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  1. 1. Arguing A Point Using Logic Relationship
  2. 2. Murder Mystery <ul><li>When a detective discovered that a bodybuilder was strangled to death, he wondered who the killer was. </li></ul>->
  3. 3. Cause and Effect <ul><li>Argument based on a cause and the effect of that cause </li></ul>
  4. 4. <ul><li>Cause must be capable of producing effect. </li></ul><ul><li>Which cause produced the effect? </li></ul>Adequate Cause
  5. 5. Murder Mystery <ul><li>The detective immediately ruled out his 12 year old son, and the elderly grandmother. </li></ul>
  6. 6. Pros <ul><li>Every effect has a cause </li></ul><ul><li>Most arguments are cause and effect </li></ul>
  7. 7. Cons <ul><li>Many options for valid causes </li></ul><ul><li>More than one cause per effect </li></ul><ul><li>More than one effect per cause </li></ul>
  8. 8. Antecedent and Consequence <ul><li>Similar to cause and effect </li></ul><ul><li>Consequence may naturally flow from earlier conditions (antecedent) </li></ul>
  9. 9. Murder Mystery <ul><li>Because the bodybuilder was killed, the muscle competition was cancelled. </li></ul><ul><li>Whoever killed the bodybuilder is going to jail. </li></ul>
  10. 10. Pros <ul><li>Simple, real life situations </li></ul><ul><li>All antecedents have consequences </li></ul>
  11. 11. Cons <ul><li>Generalizations/assumptions </li></ul><ul><li>Any consequence can be proposed, but it may be illogical </li></ul>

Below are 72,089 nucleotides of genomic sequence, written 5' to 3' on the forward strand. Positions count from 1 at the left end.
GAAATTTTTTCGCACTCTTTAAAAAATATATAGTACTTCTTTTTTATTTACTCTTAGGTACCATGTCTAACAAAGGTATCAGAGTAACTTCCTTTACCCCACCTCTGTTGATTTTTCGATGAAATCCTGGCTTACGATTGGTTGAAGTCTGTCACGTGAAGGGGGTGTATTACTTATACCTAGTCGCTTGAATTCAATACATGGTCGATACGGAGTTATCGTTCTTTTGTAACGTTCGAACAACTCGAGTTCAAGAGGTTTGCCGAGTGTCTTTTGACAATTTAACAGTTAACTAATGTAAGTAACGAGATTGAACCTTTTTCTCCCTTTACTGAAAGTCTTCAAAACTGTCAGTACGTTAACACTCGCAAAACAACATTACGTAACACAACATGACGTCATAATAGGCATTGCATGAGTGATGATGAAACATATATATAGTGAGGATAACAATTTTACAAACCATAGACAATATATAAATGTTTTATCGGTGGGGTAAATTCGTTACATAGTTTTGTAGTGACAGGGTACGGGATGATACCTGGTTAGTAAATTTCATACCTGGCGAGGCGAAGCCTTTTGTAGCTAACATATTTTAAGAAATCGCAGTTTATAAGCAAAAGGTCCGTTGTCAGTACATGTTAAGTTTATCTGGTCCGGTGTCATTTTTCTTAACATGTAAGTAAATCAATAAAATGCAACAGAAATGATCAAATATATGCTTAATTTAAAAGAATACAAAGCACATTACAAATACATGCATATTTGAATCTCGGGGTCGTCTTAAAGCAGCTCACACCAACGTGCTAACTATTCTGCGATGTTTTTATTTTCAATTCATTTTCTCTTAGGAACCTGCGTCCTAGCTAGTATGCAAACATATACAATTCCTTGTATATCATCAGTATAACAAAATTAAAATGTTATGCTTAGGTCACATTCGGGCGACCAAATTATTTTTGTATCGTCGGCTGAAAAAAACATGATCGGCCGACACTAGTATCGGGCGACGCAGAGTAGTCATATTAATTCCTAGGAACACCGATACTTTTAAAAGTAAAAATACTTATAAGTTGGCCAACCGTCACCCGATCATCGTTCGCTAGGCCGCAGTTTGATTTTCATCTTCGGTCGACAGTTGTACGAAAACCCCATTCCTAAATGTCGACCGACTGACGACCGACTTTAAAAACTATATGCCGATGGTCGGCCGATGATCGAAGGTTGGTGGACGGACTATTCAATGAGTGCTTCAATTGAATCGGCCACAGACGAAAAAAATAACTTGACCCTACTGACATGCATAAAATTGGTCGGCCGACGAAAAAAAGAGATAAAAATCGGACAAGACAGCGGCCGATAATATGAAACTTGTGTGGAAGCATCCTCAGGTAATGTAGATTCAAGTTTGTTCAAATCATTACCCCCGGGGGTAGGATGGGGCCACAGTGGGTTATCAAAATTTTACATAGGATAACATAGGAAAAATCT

12. 12. Contraries <ul><li>Involves opposite or incompatible things of the same kind. </li></ul>
  13. 13. Murder Mystery <ul><li>If he died from strangulation, he was not shot. </li></ul><ul><li>If it’s proven that he died of strangulation, it doesn’t have to be proven that he was not shot. </li></ul>
  14. 14. Pros <ul><li>Simple conclusions made using relationship </li></ul><ul><li>If one thing is true, the other is false </li></ul><ul><li>If I prove that it’s red, I don’t have to prove it’s not green </li></ul>
  15. 15. Cons <ul><li>If one is false, the other isn’t necessarily true </li></ul><ul><li>If I prove it’s not green, I still have to prove that it’s red </li></ul>
  16. 16. Contradictions <ul><li>Similar to contraries, but using denial, not opposition. </li></ul><ul><li>Two premises cannot be true; one must be true, and one must be false. </li></ul>
  17. 17. Murder Mystery <ul><li>The chef has a motive, but also an alibi. Either the chef killed the body builder, or he did not. </li></ul>
  18. 18. Pros <ul><li>If one premise is true, the other is false. </li></ul><ul><li>Very strong form of argument (no definitely-maybe) </li></ul>
  19. 19. Cons <ul><li>Sometimes, there is a middle ground, but middle ground isn’t an option. </li></ul><ul><li>Not used to prove an argument, usually just to disprove it’s contradiction </li></ul>
  20. 20. The Detective’s Argument The chef killed the bodybuilder. It couldn’t have been the grandmother or his son, because they aren’t strong enough. The cause of death was proven to be strangulation, not gunshot wounds. Thus, someone strong had to kill the bodybuilder. The chef must go to jail for what he’s done; it is illegal and he has committed a gruesome act. Either the chef will go to jail, or not. But this menacing criminal should not be walking the streets in our town after what he’s done. ← Cause and Effect ← Contrary ← Antecedent and Consequence ← Contradiction